KIGALI, Rwanda—For a milestone year in Rwanda’s post-genocide history, 2014 began with an ugly start.
In the early morning hours of Jan. 1, as revelers flooded Kigali’s nightspots, Patrick Karegeya lay half a continent away, dead in a Johannesburg hotel room. Once among Rwanda’s most powerful men, Karegeya had served for a decade as Rwanda’s head of external intelligence before falling out with the regime of President Paul Kagame. After spending time in prison, in 2007 he fled to South Africa, where he was granted asylum and put under state protection. But sometime on New Years Eve, in the upscale Michelangelo Towers, where he had rented a room for a friend, Karegeya was attacked and strangled with a rope. A nephew discovered his body the following day. The spy chief’s face was “charcoal black.”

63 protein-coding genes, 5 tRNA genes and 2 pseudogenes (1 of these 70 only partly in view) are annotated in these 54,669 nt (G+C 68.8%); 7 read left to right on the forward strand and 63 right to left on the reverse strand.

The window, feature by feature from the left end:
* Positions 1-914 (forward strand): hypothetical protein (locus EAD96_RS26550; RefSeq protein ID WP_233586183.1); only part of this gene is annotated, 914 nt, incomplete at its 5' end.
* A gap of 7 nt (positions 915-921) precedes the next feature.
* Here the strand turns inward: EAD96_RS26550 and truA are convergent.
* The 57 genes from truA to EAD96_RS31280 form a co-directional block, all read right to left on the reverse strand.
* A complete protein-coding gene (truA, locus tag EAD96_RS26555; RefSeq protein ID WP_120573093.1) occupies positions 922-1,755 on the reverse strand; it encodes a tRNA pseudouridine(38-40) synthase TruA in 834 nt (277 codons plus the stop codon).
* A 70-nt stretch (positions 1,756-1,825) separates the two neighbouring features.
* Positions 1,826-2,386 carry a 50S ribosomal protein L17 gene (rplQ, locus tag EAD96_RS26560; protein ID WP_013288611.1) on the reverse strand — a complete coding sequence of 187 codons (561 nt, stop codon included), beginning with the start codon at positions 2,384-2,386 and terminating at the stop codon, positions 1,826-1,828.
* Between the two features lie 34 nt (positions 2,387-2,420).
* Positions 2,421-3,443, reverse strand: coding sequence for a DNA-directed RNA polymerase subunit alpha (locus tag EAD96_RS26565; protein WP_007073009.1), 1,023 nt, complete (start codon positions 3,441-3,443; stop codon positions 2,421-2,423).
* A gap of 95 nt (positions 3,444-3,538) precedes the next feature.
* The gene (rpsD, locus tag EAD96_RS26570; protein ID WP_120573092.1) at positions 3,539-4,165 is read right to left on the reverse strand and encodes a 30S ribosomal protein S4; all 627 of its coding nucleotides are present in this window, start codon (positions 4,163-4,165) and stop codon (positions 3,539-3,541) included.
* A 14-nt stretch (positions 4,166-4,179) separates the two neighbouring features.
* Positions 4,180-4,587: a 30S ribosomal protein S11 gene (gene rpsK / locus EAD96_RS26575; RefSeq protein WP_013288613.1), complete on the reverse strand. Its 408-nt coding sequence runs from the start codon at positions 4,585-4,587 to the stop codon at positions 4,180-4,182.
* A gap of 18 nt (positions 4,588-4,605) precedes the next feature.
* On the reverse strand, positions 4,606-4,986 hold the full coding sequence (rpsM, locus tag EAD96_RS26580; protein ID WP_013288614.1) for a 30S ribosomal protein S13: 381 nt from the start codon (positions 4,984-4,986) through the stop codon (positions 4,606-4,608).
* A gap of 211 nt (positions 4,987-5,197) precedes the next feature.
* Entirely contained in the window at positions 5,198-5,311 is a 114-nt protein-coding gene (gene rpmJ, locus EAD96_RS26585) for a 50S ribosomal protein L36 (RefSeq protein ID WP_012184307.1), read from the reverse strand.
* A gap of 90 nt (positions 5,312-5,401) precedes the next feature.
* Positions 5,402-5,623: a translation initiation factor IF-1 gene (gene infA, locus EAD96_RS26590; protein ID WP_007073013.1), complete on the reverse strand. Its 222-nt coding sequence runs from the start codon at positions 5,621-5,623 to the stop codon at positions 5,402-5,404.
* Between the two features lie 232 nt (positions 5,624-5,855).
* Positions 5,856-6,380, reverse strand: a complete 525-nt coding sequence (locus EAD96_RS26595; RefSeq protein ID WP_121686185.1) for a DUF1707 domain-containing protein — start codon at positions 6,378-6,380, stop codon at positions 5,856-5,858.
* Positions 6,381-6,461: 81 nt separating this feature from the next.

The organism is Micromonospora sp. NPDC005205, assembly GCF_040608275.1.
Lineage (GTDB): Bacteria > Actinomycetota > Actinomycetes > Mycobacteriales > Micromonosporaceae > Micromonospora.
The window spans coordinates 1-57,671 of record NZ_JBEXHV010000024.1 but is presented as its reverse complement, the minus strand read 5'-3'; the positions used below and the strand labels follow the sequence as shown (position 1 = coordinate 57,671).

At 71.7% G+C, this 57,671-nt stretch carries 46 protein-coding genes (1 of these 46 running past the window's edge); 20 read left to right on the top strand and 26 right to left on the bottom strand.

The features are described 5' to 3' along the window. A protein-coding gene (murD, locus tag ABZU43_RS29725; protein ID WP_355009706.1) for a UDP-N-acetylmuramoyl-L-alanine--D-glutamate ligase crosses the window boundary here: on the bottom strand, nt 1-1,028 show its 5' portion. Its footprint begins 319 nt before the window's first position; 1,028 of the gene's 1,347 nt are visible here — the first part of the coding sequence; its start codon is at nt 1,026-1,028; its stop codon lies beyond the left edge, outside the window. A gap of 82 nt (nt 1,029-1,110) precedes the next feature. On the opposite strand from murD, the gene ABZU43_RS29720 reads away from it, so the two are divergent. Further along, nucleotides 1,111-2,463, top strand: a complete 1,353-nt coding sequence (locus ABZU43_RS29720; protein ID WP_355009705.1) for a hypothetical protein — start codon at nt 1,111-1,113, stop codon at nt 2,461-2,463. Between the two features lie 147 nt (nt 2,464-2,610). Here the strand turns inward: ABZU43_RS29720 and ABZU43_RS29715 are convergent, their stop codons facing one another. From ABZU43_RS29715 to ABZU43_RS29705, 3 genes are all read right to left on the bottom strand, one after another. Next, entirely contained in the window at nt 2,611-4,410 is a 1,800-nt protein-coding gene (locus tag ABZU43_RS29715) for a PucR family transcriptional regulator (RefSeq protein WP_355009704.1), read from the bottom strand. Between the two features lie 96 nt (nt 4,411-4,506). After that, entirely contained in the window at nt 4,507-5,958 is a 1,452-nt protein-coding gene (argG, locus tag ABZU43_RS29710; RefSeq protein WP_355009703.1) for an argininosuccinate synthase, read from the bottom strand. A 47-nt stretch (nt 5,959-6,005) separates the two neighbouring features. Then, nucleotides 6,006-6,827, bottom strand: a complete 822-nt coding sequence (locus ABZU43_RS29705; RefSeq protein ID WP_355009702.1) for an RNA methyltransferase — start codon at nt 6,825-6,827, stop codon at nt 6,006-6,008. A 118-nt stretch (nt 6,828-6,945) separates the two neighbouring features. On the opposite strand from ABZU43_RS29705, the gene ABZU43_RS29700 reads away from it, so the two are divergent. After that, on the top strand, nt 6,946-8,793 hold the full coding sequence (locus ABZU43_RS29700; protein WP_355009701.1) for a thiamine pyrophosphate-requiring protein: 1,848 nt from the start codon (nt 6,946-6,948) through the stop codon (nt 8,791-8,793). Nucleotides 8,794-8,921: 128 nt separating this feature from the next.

As news of the killing spread to Kigali, Rwandan officials were quick to deny involvement. Yet the episode fit an established pattern dating to the 1990s of attacks against Kagame’s opponents on foreign soil. Rwandan officials also did little to conceal their satisfaction. Kagame told the Wall Street Journal he “wished” his government had carried out the killing. In a separate speech, he warned of “serious consequences” for anyone “undermining” Rwanda.